Current issues of ACP Journal Club are published in Annals of Internal Medicine


Diagnosis

Most tests had a low sensitivity and high specificity for predicting osteomyelitis in diabetic foot ulcers

ACP J Club. 1992 Jan-Feb;116:18. doi:10.7326/ACPJC-1992-116-1-018


Source Citation

Newman LG, Waller J, Palestro CJ, et al. Unsuspected osteomyelitis in diabetic foot ulcers. Diagnosis and monitoring by leukocyte scanning with indium In 111 oxyquinoline. JAMA. 1991 Sep 4;266:1246-51.


Abstract

Objective

To determine the prevalence of and to evaluate diagnostic tests for osteomyelitis in diabetic foot ulcers.

Design

Comparison of clinical findings, roentgenograms, leukocyte scans, and bone scans with the diagnostic standard, bone histologic and culture findings, in the diagnosis of osteomyelitis.

Setting

Tertiary care medical center.

Patients

54 diabetic patients were referred for study. 35 patients (mean age, 55 years) with 41 foot ulcers were included. Patients who had been taking antibiotics for > 7 days, had severe peripheral vascular disease, or had an incomplete bone biopsy were excluded. The median ulcer duration was 4 months. 61% of patients had had a full or partial foot amputation.

Description of tests and diagnostic standard

Before a bone biopsy was done, each patient had roentgenograms (3 views), a leukocyte scan, and a bone scan. Clinical findings, ulcer characteristics, and laboratory tests were also assessed as diagnostic tests for osteomyelitis. Bone biopsies were obtained by surgical debridement (n = 4) or amputation (n = 5), or by a 15-gauge trocar placed through a 5-mm incision in an area noncontinuous with the foot ulcer (n = 32). The diagnostic standard for osteomyelitis was a positive bone culture or abnormal histologic findings. The radiologist, pathologist, and nuclear medicine physician interpreted studies without knowledge of other test results.

Main outcome measures

Sensitivity and specificity of clinical findings, bone scans, leukocyte scans, and roentgenograms were calculated for the diagnosis of osteomyelitis.

Main results

Osteomyelitis was found underlying 28 (68%) of 41 foot ulcers. Only 9 (32%) of these 28 cases were suspected clinically. Sensitivity, specificity, and likelihood ratio of a positive test (+LR) and negative test (-LR) for roentgenograms were 28%, 92%, {4, and 0.8}*; for bone scans, 69%, 39%, {1.1, and 0.8}*; and for 24-hour leukocyte scans, 89%, 69%, {2.9, and 0.2}.*

The best clinical marker of osteomyelitis was an ulcer area > 2 cm2, which had a sensitivity of 56%, specificity of 92%,{+LR of 7, and -LR of 0.5}.* Bone exposed within the ulcer, an erythrocyte sedimentation rate > 100 mm/h, and a clinical suspicion of osteomyelitis each had perfect specificity (100% positive predictive value), low sensitivity (32%, 23%, and 32%, and {-LR (0.7, 0.8, and 0.7, respectively}).*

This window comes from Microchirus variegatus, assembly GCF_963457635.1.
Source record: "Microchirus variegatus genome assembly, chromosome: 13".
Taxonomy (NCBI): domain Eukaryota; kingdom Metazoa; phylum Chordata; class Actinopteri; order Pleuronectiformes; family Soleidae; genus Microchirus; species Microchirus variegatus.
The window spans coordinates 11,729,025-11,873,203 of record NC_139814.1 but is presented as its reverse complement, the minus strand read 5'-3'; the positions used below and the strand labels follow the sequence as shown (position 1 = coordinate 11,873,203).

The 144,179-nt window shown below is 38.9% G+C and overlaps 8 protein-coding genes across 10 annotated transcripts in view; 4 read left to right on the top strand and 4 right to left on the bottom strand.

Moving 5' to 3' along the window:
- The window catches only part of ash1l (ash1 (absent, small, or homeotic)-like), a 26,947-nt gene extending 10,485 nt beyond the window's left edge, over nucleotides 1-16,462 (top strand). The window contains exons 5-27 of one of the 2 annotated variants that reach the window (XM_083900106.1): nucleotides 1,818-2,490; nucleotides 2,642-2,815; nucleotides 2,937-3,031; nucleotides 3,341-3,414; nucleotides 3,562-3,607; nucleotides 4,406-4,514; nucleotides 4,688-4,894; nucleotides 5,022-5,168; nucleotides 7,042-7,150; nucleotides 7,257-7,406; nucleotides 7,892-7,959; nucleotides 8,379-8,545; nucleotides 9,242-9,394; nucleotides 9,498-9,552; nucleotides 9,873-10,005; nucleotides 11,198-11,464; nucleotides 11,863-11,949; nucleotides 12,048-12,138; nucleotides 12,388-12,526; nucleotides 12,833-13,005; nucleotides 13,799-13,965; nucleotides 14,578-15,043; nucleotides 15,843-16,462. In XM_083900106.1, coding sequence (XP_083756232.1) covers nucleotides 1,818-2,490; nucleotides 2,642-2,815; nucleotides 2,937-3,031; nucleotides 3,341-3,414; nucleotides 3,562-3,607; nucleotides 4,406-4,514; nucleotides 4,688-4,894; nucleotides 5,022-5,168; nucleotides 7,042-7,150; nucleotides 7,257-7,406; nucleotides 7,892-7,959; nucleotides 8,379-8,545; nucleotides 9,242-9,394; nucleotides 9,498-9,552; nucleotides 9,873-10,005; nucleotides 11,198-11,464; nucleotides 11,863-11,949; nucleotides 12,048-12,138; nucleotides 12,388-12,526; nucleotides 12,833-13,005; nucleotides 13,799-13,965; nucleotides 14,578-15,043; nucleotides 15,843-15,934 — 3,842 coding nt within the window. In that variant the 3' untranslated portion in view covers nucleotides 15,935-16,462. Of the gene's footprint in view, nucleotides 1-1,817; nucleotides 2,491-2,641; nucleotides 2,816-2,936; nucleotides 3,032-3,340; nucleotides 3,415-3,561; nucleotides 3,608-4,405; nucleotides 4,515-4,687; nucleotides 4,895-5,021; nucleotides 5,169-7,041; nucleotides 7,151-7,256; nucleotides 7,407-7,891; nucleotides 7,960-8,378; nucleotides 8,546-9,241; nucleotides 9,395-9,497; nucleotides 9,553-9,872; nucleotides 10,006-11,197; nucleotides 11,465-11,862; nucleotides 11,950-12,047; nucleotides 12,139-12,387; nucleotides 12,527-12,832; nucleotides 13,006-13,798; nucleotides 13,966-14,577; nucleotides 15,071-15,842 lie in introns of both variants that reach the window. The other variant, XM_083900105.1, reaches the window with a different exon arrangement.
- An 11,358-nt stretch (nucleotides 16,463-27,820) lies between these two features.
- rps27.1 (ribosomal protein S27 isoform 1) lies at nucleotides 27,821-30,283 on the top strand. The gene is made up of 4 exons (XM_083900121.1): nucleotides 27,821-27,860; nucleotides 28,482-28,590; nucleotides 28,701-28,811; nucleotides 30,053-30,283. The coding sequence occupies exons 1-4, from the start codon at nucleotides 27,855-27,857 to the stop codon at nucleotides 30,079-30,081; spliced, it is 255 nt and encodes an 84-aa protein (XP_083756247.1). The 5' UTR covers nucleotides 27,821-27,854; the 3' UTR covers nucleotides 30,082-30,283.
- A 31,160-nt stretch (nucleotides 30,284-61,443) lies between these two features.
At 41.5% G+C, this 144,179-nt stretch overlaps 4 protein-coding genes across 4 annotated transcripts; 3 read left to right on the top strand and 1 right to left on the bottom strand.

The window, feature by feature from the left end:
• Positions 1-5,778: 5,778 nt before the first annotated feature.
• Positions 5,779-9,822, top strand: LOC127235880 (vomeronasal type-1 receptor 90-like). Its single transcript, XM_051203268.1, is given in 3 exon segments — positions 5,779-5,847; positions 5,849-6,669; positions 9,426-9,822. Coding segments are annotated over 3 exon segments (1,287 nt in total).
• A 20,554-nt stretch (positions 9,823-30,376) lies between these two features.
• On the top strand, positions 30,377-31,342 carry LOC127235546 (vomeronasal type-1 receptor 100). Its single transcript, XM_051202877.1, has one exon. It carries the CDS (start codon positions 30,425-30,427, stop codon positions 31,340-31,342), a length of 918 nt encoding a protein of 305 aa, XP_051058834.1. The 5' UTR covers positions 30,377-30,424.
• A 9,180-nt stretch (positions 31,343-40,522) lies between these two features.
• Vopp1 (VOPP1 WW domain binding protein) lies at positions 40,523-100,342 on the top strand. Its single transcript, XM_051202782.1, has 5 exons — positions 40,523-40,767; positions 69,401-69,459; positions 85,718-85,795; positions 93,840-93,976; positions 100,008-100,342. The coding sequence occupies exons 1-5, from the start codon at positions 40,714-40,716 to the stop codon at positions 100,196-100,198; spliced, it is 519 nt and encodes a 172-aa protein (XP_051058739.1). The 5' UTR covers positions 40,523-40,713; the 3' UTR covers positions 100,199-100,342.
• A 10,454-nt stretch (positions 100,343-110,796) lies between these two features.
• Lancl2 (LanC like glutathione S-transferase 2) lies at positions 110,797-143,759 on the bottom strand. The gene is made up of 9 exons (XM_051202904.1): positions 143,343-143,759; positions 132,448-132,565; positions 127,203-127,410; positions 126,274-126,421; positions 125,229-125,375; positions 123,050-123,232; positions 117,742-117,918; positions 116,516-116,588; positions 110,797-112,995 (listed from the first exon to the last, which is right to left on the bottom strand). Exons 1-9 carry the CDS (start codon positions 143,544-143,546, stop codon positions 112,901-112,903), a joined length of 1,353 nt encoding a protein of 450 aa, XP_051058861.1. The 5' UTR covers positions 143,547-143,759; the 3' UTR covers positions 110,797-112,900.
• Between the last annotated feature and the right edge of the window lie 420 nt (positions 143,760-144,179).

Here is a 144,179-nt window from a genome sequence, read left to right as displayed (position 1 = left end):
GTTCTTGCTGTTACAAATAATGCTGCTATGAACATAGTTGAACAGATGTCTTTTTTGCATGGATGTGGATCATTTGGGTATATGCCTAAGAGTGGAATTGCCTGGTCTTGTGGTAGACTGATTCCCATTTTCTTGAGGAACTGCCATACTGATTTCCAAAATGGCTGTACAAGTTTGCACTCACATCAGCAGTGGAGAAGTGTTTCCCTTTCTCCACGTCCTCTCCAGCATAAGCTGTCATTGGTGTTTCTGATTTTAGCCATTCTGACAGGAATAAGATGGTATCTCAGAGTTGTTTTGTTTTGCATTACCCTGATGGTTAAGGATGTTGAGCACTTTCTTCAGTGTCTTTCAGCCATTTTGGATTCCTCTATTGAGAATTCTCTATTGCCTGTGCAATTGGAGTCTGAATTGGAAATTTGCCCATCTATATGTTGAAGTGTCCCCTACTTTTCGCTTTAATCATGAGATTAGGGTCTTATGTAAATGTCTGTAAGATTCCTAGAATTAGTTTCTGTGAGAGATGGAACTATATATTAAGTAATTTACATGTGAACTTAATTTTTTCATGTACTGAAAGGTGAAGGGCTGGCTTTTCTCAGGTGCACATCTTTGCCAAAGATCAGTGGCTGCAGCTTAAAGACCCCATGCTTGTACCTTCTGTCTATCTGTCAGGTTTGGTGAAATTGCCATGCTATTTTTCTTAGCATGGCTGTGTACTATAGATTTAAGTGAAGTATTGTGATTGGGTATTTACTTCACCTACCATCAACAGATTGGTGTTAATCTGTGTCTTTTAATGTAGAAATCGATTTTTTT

Conclusions

Osteomyelitis underlying diabetic foot ulcers often occured without clinical suspicion or signs of inflammation. The 24-hour leukocyte scan was a promising noninvasive diagnostic test.

Source of funding: No external funding.

Address for article reprint: Dr. L.G. Newman, Mount Sinai Medical Center, Box 1087, One Gustave L. Levy Place, New York, NY 10029, USA.

*Numbers calculated from data in article.


Commentary

This study suggests that osteomyelitis underlying diabetic foot ulcers is often undiagnosed and therefore inadequately treated. An alarming 33% of shallow ulcers in this series had an underlying osteomyelitis. However, primary care physicians should be cautious in embracing these study results because their patients may differ from those described by Newman and colleagues. 61% of study subjects had previous amputations and probably had more severe complications of diabetes than patients in primary care settings.

Although bone exposure, an erythrocyte sedimentation rate of > 100 mm/h, and clinical suspicion are highly specific markers of osteomyelitis, the low sensitivities compare unfavorably with leukocyte scanning and bone biopsy. This problem might be overcome if the 3 tests are combined, but the study did not assess this.

The test characteristics of the leukocyte scan appear to be excellent; however, confirmation is needed before this test alone becomes the standard for diagnosis. The sample size was small and the confidence intervals around the sensitivity and specificity were very wide. Although the sensitivity and specificity of the leukocyte scan were higher than those of the bone scan, because the confidence intervals overlapped, we cannot be certain that the leukocyte scan is the better test. Even if the test properties of the leukocyte scan are superior, whether use of the test improves outcome still needs to be evaluated.

A bone biopsy may still be warranted to confirm the diagnosis. However, this diagnostic standard may also be problematic, given the possibility of false positives because of bacterial contamination from adjacent soft-tissue infection. The latter problem can be minimized by sampling tissue using sterile technique in an area non-contiguous with the foot ulcer, as was done in this study. In practice, bone biopsy has not usually been done to identify the pathogenic organism, but increasing bacterial resistance to the broad-spectrum antibiotics often prescribed empirically may now make bone biopsy and culture important for the diagnosis and treatment of osteomyelitis.

Arthur T. Evans, MD, MPH
University of North CarolinaChapel Hill, North Carolina, USA